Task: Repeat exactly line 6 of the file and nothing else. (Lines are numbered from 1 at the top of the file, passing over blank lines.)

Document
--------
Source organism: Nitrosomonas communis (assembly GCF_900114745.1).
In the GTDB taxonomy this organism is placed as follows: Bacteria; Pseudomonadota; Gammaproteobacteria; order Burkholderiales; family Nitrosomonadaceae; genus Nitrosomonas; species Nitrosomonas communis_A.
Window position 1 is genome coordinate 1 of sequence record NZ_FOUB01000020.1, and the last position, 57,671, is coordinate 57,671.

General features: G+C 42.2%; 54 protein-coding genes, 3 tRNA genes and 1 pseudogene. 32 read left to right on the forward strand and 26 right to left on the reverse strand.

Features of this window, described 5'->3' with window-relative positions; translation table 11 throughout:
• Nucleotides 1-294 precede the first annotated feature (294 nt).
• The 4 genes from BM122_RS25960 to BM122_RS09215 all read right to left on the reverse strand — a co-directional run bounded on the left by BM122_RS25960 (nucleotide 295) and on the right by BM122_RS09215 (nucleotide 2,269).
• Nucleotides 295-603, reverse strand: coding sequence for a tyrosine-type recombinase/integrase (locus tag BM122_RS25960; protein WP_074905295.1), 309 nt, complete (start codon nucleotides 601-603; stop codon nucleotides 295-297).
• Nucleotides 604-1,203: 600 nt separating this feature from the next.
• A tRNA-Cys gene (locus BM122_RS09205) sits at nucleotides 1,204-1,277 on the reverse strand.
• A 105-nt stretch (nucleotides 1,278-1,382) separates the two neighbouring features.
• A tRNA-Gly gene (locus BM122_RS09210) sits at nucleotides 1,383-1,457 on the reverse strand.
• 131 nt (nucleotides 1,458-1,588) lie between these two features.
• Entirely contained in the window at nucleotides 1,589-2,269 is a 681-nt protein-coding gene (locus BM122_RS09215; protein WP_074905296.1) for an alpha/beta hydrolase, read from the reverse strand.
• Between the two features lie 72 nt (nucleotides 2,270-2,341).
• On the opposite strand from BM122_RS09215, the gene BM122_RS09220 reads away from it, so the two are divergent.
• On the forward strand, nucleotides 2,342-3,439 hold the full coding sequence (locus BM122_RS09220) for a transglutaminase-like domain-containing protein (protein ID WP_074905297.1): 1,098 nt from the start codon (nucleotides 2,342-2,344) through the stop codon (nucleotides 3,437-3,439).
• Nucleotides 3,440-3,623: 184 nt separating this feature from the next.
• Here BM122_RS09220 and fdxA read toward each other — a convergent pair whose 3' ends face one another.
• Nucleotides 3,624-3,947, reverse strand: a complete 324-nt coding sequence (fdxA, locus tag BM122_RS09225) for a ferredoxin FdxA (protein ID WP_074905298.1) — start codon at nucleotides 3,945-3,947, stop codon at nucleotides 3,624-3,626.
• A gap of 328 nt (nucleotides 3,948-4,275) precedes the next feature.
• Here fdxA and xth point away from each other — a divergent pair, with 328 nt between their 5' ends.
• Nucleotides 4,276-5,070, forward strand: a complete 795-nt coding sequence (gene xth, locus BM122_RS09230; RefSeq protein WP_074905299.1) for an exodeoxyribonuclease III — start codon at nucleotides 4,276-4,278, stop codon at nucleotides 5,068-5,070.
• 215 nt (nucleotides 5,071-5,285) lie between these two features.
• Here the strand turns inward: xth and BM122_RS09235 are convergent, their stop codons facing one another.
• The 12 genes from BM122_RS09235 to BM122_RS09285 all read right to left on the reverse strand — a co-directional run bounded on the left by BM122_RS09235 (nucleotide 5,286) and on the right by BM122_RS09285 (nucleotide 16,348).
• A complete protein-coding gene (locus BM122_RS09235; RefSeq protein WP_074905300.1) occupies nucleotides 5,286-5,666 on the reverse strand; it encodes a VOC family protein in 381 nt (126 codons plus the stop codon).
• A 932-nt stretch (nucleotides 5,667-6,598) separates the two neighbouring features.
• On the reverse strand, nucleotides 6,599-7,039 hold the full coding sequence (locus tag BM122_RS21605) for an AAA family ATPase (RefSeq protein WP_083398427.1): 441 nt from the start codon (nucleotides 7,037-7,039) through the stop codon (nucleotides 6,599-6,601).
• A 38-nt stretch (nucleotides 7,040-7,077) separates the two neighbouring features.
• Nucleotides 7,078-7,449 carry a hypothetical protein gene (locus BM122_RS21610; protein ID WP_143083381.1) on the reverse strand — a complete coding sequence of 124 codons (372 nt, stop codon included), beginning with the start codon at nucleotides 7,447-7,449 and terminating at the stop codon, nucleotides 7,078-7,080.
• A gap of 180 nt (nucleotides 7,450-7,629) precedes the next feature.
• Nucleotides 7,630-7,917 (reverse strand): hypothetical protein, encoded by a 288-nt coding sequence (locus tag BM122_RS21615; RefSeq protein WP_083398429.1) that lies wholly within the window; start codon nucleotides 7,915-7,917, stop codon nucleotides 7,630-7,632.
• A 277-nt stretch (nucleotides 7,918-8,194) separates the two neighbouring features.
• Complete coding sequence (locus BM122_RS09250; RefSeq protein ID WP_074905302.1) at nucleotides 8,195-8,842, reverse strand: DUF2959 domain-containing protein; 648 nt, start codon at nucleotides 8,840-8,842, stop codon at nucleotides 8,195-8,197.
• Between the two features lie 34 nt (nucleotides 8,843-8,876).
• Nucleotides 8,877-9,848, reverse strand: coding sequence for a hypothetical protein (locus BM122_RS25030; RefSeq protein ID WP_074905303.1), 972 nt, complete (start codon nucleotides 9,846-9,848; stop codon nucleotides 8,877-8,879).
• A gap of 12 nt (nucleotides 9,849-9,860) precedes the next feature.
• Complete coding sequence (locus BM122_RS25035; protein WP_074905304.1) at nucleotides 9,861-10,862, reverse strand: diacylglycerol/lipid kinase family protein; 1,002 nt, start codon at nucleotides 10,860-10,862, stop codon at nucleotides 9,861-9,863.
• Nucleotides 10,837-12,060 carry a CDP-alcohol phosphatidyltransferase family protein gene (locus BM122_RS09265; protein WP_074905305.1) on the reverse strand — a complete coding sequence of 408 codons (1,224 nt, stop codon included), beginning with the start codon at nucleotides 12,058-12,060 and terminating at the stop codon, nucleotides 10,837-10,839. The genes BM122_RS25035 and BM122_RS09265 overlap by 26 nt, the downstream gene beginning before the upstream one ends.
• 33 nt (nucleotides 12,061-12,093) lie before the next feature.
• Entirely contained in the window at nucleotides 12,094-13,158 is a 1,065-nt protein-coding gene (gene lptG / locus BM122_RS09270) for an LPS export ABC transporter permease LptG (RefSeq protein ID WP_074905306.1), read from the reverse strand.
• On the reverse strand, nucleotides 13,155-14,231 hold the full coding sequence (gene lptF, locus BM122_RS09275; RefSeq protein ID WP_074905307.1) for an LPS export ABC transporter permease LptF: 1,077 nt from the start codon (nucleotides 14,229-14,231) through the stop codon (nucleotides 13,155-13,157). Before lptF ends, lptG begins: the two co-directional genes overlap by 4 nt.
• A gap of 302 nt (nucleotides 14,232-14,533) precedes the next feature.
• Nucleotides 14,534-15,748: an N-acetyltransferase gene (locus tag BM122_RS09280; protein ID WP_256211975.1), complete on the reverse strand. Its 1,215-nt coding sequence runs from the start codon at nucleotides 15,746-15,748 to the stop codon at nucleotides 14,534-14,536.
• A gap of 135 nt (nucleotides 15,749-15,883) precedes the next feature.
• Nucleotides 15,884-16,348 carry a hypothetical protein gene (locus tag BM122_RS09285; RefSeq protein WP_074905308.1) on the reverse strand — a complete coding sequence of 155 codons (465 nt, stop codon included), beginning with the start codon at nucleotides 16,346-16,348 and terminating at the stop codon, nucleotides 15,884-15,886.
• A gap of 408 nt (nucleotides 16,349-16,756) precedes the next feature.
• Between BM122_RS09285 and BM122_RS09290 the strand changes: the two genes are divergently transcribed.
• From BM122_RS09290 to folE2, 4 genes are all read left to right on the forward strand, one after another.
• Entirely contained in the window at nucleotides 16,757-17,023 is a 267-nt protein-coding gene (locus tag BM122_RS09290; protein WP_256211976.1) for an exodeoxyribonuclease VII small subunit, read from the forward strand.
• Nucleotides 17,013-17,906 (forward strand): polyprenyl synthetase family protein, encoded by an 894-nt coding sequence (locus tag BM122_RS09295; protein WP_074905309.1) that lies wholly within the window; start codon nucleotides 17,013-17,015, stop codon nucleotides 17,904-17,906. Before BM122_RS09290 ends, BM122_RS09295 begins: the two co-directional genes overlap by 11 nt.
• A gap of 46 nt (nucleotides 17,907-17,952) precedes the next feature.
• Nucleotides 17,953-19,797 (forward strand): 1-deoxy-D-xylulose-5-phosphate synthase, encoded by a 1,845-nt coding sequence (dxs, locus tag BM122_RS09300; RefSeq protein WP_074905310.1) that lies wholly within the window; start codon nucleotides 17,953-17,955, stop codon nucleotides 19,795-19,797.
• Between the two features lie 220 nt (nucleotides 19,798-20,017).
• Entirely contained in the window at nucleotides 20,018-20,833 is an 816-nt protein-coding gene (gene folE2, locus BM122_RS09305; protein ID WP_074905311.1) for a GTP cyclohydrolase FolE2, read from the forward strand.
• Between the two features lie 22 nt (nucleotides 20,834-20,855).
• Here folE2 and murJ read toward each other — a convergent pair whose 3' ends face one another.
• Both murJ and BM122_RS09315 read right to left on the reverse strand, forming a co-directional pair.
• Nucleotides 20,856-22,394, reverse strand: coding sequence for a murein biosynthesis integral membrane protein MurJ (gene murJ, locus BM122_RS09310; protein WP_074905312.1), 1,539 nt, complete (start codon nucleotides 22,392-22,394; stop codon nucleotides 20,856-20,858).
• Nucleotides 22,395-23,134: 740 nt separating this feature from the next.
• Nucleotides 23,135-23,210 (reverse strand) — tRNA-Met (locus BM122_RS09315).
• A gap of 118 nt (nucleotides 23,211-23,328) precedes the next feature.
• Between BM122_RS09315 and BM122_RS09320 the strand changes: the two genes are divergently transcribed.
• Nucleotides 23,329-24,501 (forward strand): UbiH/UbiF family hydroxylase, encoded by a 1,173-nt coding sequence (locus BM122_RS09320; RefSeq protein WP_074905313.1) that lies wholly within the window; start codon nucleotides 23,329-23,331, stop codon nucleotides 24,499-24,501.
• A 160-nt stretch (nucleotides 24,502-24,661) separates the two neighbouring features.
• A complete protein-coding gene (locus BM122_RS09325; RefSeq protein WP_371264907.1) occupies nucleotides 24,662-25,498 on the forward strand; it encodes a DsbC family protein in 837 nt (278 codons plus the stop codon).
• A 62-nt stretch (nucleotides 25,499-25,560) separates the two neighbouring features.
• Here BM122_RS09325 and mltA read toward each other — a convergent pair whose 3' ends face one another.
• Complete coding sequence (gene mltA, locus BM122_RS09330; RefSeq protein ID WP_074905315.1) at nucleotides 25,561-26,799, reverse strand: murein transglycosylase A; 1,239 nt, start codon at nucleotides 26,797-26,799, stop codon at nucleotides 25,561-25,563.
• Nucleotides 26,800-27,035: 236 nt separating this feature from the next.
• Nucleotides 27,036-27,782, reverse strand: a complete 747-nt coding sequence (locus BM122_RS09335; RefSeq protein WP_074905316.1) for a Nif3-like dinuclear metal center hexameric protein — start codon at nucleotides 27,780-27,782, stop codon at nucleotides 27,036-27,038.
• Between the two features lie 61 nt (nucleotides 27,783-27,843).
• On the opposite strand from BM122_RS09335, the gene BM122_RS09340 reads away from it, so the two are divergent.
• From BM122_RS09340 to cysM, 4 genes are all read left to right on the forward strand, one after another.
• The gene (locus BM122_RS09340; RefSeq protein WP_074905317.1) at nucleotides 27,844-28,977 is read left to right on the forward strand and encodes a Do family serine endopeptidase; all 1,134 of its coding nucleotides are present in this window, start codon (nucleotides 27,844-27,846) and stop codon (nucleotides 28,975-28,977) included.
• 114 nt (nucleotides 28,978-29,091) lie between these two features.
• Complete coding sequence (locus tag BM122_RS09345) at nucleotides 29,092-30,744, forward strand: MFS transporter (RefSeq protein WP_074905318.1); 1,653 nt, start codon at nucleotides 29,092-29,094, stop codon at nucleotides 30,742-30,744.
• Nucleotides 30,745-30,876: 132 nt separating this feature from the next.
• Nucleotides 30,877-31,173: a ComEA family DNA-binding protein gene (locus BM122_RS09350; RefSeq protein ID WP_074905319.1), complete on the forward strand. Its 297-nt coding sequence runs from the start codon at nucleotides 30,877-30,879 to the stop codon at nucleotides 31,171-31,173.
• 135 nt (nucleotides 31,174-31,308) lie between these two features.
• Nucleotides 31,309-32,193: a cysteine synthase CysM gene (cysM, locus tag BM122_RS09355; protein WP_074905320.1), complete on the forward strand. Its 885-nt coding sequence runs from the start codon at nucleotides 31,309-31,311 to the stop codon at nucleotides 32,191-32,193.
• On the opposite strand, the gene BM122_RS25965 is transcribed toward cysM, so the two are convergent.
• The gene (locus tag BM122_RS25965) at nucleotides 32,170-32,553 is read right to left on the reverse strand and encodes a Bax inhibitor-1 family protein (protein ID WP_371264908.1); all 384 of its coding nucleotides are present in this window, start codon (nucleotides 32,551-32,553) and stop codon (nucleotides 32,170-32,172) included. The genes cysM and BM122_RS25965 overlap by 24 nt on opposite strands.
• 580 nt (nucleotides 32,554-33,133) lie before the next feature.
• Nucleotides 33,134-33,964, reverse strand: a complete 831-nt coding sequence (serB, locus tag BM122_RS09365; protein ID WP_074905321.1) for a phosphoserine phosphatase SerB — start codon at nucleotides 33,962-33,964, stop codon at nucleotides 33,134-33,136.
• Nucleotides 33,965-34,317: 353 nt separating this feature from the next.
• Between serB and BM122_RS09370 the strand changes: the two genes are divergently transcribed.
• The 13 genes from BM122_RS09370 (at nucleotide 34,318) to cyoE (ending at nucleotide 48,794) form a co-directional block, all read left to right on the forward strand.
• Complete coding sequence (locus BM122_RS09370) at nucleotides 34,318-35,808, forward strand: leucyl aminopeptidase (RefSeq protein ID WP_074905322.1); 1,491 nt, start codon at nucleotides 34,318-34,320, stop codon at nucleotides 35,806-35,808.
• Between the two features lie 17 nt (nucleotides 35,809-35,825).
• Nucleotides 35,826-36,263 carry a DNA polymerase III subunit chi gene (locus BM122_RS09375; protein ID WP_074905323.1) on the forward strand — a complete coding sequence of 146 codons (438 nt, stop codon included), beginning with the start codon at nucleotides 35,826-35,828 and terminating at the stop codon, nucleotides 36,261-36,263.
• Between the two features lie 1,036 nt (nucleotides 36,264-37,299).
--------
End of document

• Nucleotides 1-294 precede the first annotated feature (294 nt).